Hacking Chinese Medicine - Course 5

Changing Times, Changing Vocabulary

By Janice Walton-Hadlock

Janice Walton-Hadlock lectures on mistranslation, Jing Xu diagnosis, and polycystic ovarian syndrome.
Total CPDs: 1
Total CPDs: 1
NCCAOM (1), IVAS (1), Standard Certificate (1)
Access Period: Lifetime
Course Notes: There are no notes provided with this course.

Course Overview

In ancient times, Chinese medical terms were often words about the weather. They were used literally and metaphorically. Words like Damp, Wind, Heat, Cold, Sun, were often used to explain how someone’s illness came about through over­exposure to some climatic situation. If a problem was not, in fact, due to the weather, the climate words were used anyway. In these cases, the words were metaphors and euphemisms. In these cases, they don’t actually help with our understanding of what’s going on. These words are great for putting together a pattern diagnosis and choosing a treatment out of the pattern-code box, but they often do not help us understand what’s really going wrong, they don’t help us know what’s happening with the channel Qi, and they very, very often do NOT lead us to effective treatment. Today, very few of our patients are suffering from health problems associated with climatic excess. However, we still use the same old weather based words to codify the treatment patterns. Very often, this makes our diagnoses and treatment names misleading, not useful, or even stupid and ludicrous. This talk will explain how to work around the limitations and misunderstandings that come about through using these old terms, and suggesting some better ways to communicate with patients about the underlying causes of their problems.

Course Objectives

  • Depth will be added to an English-speaking practitioner's understanding of the vocabulary and phraseology of Chinese Medicine.
  • The student will learn about cryptic aphorisms, mistranslations, and various error accumulations that have spanned over centuries.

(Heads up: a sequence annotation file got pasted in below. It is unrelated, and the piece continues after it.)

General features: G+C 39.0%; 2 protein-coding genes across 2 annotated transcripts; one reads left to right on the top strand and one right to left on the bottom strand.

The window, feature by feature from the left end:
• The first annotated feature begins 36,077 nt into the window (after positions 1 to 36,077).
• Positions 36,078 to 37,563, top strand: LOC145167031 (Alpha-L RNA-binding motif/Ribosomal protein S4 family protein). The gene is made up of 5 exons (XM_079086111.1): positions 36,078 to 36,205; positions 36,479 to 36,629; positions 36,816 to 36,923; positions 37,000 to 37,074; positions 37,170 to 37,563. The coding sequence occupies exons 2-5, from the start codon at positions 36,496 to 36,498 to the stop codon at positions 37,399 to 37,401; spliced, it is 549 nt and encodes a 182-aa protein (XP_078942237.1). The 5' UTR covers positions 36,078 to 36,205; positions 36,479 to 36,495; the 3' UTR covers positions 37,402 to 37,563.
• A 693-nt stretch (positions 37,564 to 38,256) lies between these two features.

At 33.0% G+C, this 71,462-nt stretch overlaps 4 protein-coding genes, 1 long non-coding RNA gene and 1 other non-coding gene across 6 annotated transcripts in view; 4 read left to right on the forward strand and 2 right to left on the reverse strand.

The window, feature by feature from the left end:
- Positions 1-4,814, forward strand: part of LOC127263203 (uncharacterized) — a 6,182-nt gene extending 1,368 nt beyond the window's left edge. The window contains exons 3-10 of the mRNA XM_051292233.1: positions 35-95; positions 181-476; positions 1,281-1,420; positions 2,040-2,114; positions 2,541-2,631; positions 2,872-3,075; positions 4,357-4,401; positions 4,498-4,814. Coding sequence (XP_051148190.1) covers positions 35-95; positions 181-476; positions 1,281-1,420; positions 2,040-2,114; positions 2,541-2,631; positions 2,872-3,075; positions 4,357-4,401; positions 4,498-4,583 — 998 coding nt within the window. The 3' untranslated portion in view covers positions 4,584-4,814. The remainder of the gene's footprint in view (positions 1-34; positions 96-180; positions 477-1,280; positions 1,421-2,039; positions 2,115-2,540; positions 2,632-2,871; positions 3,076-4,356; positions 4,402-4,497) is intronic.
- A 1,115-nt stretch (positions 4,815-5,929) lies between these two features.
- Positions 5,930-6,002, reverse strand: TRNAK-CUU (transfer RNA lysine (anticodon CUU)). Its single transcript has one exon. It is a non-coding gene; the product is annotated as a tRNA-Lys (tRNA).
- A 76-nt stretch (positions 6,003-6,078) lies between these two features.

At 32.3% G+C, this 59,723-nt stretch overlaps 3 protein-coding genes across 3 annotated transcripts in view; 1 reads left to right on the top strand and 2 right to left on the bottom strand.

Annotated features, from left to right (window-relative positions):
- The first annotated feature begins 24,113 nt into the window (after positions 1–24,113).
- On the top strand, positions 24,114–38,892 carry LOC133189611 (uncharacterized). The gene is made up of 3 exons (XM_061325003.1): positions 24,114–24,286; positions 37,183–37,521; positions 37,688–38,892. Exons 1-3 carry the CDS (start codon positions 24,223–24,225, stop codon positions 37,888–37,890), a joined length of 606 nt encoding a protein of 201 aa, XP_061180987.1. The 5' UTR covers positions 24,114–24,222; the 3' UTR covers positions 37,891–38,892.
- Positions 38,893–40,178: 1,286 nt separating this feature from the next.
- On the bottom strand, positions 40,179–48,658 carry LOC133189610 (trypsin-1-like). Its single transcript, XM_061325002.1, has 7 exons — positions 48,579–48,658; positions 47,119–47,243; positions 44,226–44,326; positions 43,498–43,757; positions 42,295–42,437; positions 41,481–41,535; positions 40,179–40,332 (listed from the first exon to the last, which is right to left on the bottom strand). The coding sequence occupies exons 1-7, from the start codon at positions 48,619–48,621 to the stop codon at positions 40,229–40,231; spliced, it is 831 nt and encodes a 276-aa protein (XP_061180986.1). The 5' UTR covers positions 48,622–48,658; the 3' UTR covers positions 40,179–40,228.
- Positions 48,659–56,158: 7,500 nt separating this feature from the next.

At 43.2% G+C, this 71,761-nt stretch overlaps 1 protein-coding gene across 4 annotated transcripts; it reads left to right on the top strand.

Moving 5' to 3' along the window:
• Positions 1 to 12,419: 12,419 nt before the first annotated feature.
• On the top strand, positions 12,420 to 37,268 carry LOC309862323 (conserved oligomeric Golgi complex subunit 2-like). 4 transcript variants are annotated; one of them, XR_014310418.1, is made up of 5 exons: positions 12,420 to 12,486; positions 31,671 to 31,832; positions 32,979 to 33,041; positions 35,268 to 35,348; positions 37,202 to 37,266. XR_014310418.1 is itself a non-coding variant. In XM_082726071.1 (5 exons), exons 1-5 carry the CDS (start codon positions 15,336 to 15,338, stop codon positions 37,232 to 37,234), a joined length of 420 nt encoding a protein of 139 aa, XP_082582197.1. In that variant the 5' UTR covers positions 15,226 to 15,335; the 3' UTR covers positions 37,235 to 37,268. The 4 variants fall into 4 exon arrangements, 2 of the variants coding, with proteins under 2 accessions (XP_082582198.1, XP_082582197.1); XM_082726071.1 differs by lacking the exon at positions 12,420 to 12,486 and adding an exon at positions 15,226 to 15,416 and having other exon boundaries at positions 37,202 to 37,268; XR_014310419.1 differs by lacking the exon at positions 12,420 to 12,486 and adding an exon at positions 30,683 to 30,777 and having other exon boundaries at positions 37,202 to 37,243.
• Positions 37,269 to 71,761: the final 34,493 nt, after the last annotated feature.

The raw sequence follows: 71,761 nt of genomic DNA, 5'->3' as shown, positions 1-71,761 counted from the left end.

• The student will have a better understanding of the implications of Channel Theory from an electromagnetic, 21st century perspective.

Course Outline

0 hrs - 15 min
Commentary on mistranslations and a changing world.
15 min - 30 min
Discussion on the term damp and other examples of modern causes for old patterns.
30 min - 45 min
Lecture on Jing Xu diagnosis.
45 min - 1 hrs
Disussion on poly-cystic ovarium syndrome.
Case examples.
I so enjoy Ms Hadlock's method of teaching through lots of stories and examples.
Janet S. - United States
Dr. Janice Walton-Hadlock is a passionate teacher and a pleasure to learn from. Her teaching opens us to another level of knowledge in oriental medicine that brings a new potential to one's practice.
Christine O. - Canada
Janice is an amazingly engaging entertaining presenter. She makes it easy to follow along with her and start think outside of the box of standard TCM teachings. Im looking forward to watching more lectures in this series and to reading her books.
Andreas L. - Australia


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Taught by Janice Walton-Hadlock

Janice Walton-Hadlock, DAOM, L.Ac., is a professor at Five Branches University, and specializes in Channel Theory, Yin Tui Na, Psychology and Counseling; she is the founder of the Parkinson's Recovery Project, and is an author on topics relating to Chann
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